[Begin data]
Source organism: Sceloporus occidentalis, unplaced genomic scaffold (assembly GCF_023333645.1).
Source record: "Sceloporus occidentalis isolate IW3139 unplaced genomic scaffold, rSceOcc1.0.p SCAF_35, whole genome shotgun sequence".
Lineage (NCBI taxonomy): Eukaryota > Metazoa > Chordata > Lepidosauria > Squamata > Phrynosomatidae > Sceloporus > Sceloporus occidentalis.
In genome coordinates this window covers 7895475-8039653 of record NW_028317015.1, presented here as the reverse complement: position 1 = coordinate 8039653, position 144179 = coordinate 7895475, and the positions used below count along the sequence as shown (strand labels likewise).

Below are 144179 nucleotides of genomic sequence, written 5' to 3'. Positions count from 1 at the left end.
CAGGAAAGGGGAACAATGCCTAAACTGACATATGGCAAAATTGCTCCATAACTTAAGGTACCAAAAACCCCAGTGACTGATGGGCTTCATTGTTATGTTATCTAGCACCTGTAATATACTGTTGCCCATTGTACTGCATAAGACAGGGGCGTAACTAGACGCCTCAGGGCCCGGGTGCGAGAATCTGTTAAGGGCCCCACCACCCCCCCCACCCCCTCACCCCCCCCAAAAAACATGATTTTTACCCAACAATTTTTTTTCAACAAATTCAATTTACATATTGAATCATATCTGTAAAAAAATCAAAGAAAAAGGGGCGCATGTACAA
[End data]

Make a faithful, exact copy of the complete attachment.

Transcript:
Source organism: Sceloporus occidentalis, unplaced genomic scaffold (assembly GCF_023333645.1).
Source record: "Sceloporus occidentalis isolate IW3139 unplaced genomic scaffold, rSceOcc1.0.p SCAF_35, whole genome shotgun sequence".
Lineage (NCBI taxonomy): Eukaryota > Metazoa > Chordata > Lepidosauria > Squamata > Phrynosomatidae > Sceloporus > Sceloporus occidentalis.
In genome coordinates this window covers 7895475-8039653 of record NW_028317015.1, presented here as the reverse complement: position 1 = coordinate 8039653, position 144179 = coordinate 7895475, and the positions used below count along the sequence as shown (strand labels likewise).

Below are 144179 nucleotides of genomic sequence, written 5' to 3'. Positions count from 1 at the left end.
CAGGAAAGGGGAACAATGCCTAAACTGACATATGGCAAAATTGCTCCATAACTTAAGGTACCAAAAACCCCAGTGACTGATGGGCTTCATTGTTATGTTATCTAGCACCTGTAATATACTGTTGCCCATTGTACTGCATAAGACAGGGGCGTAACTAGACGCCTCAGGGCCCGGGTGCGAGAATCTGTTAAGGGCCCCACCACCCCCCCCACCCCCTCACCCCCCCCAAAAAACATGATTTTTACCCAACAATTTTTTTTCAACAAATTCAATTTACATATTGAATCATATCTGTAAAAAAATCAAAGAAAAAGGGGCGCATGTACAA